A Valonia acorn
This summer does not want to say goodbye; yet nature is preparing for autumn. Slowly leaves are colouring, leaves are falling, crackling under your feet. When I was a little girl, my father used to take me along shady roads where majestic oak trees rained yellow leaves, and where acorns fell, their shiny corpses smiling at you from the wet ground. I took plenty of them home, to transform them with matchsticks into little dolls.
Here and there I still pick up an acorn (everywhere on the island there are some oak trees), then I stand there with an acorn in the hand, not knowing what to do with it. In Korea they make acorn jelly: dotori-muk. This takes a lot of patience, because acorn contains tannin that first must be removed by soaking. I am amazed that there would be any taste left then.
The nymph Circe had been banished by her father to an island. When Odysseus and his men moored there, she changed the crew into swines and fed them acorns. In this way she could better enjoy the presence of Odysseus who took years to find his way back home after the Trojan war. But that is a myth. Later acorns were ground into flour to bake bread. Nowadays there is acorn coffee. But I prefer chestnuts, or other nuts that hundreds of years ago replaced acorns on the list of staple food.
Nowadays oak trees stand useless in the landscape. Even though they give shadow and are beautifully green. It is the tree of Zeus, but nobody knows anymore how to communicate with this god through the rustling leaves of the oak, or to see the future this way (as once happened before temples took over the art of oracles).
At the end of the Nineteenth century Lesvos had a booming international trade in various products. In one year (1889 – 1890) France bought wine for 117,000 French francs; raisins for 100,000 francs; ‘vallonée’ for 70,000 francs; olive oil for 56,000 francs; leather for 27,000 francs and dried figs for 3000 francs.
At first I didn’t understand the use of the French word vallonée, meaning hilly: something you cannot export. I finally figured out that it came from the Valonia Oak (Quercus ithaburensis ssp.macrolepis) and it is the name for the heads of the acorns. There are plenty of Valonia Oaks on Lesvos, just like on the little island Kea, from which boats full of harvested acorn heads were sent to Lesvos.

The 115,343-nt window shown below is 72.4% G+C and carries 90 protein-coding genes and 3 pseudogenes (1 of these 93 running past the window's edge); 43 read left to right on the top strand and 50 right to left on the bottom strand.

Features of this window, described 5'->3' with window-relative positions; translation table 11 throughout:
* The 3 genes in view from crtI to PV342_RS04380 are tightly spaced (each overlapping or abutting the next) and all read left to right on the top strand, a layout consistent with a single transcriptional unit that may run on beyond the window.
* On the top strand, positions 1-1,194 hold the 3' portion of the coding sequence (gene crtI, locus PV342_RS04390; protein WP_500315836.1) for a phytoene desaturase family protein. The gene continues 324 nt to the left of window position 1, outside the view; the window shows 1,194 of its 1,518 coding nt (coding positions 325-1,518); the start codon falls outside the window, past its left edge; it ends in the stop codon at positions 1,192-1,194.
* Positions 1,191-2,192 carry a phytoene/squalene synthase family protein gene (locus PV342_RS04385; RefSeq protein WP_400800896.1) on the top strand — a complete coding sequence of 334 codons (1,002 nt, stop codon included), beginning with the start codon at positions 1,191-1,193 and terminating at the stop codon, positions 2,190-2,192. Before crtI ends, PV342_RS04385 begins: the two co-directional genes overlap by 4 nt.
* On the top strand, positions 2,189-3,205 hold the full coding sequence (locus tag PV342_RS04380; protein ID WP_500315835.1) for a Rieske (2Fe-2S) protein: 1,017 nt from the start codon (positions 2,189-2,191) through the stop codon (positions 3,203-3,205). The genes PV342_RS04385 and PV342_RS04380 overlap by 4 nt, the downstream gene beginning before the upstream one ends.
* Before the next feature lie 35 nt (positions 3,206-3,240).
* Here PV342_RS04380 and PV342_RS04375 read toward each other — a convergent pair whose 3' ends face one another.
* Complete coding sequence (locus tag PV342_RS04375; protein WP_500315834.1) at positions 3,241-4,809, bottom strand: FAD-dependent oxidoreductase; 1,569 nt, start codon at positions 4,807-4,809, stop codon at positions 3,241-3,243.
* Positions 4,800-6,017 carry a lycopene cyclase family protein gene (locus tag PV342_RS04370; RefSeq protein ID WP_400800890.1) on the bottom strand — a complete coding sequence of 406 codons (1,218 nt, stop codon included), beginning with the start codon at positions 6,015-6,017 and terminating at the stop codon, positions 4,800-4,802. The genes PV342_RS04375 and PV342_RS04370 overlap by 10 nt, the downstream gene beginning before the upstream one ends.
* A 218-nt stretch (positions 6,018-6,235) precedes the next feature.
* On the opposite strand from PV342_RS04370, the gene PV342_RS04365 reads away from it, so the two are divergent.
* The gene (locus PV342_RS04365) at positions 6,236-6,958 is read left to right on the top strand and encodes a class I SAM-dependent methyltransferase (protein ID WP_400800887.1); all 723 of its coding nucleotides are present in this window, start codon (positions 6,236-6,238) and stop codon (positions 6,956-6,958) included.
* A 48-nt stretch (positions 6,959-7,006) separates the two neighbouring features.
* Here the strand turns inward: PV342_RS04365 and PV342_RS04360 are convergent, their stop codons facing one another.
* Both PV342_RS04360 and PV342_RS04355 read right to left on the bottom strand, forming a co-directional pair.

The heads of the Valonia acorns look like charming balls made of curved, fancy flower leaves. That’s why I used to call this tree a Chrysanthemum tree. The big heads contain plenty of tannin, ideal for tanneries. This way oak tree bark and acorn heads helped to transform the stiff animal skins into supple leather. That was until the tanners were seduced by chemicals and the oaks, their bark and their acorns were made redundant
You can find different kind of oak trees on Lesvos. They were once also used as suppliers of shade for village vegetable gardens. After the Second World War, when there was a lot of poverty on the island, the several periods of emigration left those gardens untended: nobody left to defend the oak trees. Like against the sheep and goat farming, that was taken up especially in the west, due to large subsidies and abandoned acres and terraces. Some crops eaten by sheep and goats can return easily; however the oak does not belong to that category. In the western landscape of Lesvos (that additionally suffered from logging for shipbuilding) all the oaks have now literary been eaten and thanks to that and the overgrazing, it looks like a moonscape.
Lesvos has to take more care of its trees — like the chestnut trees, that several years ago became ill. Now that the chestnut forest has been saved, it is the enormous common pine shoot beetle (Tomicus piniperda) that is attacking the pine forests. I also hear of dying palm trees and I see a continuous dying of almond trees (don’t know why).
The now more-or-less treeless west never did protect its disappearing trees, most of them oak trees. Even though the huge empty landscape does have its charm, it can also be dangerous.
Because of the earth warming up, the island becomes more and more dry: the desertification moving quickly from the south-west to the north. The oak trees are just one example of what can disappear. Even though they have no economic value, it won’t be nice to promote to tourists an island looking as bare as the moon. Trees should be better protected. There should be stricter rules about the number of those sheep and goats devouring the island. Zeus should take some action to protect his trees.